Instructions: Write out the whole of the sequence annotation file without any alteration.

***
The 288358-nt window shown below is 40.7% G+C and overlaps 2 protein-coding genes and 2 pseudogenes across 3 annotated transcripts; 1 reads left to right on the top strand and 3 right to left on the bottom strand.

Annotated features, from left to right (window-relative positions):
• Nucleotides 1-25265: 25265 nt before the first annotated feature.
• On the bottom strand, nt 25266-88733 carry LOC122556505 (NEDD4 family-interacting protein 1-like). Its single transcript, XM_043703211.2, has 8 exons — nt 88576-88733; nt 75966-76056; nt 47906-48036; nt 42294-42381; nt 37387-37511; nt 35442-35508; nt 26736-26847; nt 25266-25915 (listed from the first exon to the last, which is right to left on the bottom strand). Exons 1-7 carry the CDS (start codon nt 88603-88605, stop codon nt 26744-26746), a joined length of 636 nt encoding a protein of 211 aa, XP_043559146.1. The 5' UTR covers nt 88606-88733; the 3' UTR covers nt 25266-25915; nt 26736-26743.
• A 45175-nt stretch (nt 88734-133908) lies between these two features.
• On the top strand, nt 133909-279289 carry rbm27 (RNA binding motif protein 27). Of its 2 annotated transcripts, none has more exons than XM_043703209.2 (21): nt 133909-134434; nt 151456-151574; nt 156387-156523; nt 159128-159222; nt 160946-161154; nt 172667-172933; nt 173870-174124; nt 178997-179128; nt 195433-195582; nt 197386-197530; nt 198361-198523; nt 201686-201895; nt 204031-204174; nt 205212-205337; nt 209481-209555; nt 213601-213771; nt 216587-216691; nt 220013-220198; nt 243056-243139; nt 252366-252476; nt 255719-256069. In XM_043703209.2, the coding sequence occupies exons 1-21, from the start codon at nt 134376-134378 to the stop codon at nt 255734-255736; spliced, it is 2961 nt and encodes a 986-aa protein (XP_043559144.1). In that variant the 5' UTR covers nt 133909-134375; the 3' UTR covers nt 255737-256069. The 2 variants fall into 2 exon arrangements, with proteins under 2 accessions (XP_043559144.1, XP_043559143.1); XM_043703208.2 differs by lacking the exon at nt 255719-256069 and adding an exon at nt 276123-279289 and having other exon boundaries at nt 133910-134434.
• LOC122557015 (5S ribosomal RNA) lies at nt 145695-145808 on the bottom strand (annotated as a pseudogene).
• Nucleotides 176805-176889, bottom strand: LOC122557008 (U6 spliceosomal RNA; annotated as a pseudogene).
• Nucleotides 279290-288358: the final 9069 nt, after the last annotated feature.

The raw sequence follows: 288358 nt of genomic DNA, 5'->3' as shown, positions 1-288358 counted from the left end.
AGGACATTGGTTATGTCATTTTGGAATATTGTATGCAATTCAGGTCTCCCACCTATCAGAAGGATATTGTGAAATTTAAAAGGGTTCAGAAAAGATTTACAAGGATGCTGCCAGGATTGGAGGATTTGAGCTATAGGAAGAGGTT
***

The 288358-nt window shown below is 40.7% G+C and overlaps 2 protein-coding genes and 2 pseudogenes across 3 annotated transcripts; 1 reads left to right on the top strand and 3 right to left on the bottom strand.

Annotated features, from left to right (window-relative positions):
• Nucleotides 1-25265: 25265 nt before the first annotated feature.
• On the bottom strand, nt 25266-88733 carry LOC122556505 (NEDD4 family-interacting protein 1-like). Its single transcript, XM_043703211.2, has 8 exons — nt 88576-88733; nt 75966-76056; nt 47906-48036; nt 42294-42381; nt 37387-37511; nt 35442-35508; nt 26736-26847; nt 25266-25915 (listed from the first exon to the last, which is right to left on the bottom strand). Exons 1-7 carry the CDS (start codon nt 88603-88605, stop codon nt 26744-26746), a joined length of 636 nt encoding a protein of 211 aa, XP_043559146.1. The 5' UTR covers nt 88606-88733; the 3' UTR covers nt 25266-25915; nt 26736-26743.
• A 45175-nt stretch (nt 88734-133908) lies between these two features.
• On the top strand, nt 133909-279289 carry rbm27 (RNA binding motif protein 27). Of its 2 annotated transcripts, none has more exons than XM_043703209.2 (21): nt 133909-134434; nt 151456-151574; nt 156387-156523; nt 159128-159222; nt 160946-161154; nt 172667-172933; nt 173870-174124; nt 178997-179128; nt 195433-195582; nt 197386-197530; nt 198361-198523; nt 201686-201895; nt 204031-204174; nt 205212-205337; nt 209481-209555; nt 213601-213771; nt 216587-216691; nt 220013-220198; nt 243056-243139; nt 252366-252476; nt 255719-256069. In XM_043703209.2, the coding sequence occupies exons 1-21, from the start codon at nt 134376-134378 to the stop codon at nt 255734-255736; spliced, it is 2961 nt and encodes a 986-aa protein (XP_043559144.1). In that variant the 5' UTR covers nt 133909-134375; the 3' UTR covers nt 255737-256069. The 2 variants fall into 2 exon arrangements, with proteins under 2 accessions (XP_043559144.1, XP_043559143.1); XM_043703208.2 differs by lacking the exon at nt 255719-256069 and adding an exon at nt 276123-279289 and having other exon boundaries at nt 133910-134434.
• LOC122557015 (5S ribosomal RNA) lies at nt 145695-145808 on the bottom strand (annotated as a pseudogene).
• Nucleotides 176805-176889, bottom strand: LOC122557008 (U6 spliceosomal RNA; annotated as a pseudogene).
• Nucleotides 279290-288358: the final 9069 nt, after the last annotated feature.

The raw sequence follows: 288358 nt of genomic DNA, 5'->3' as shown, positions 1-288358 counted from the left end.
AGGACATTGGTTATGTCATTTTGGAATATTGTATGCAATTCAGGTCTCCCACCTATCAGAAGGATATTGTGAAATTTAAAAGGGTTCAGAAAAGATTTACAAGGATGCTGCCAGGATTGGAGGATTTGAGCTATAGGAAGAGGTT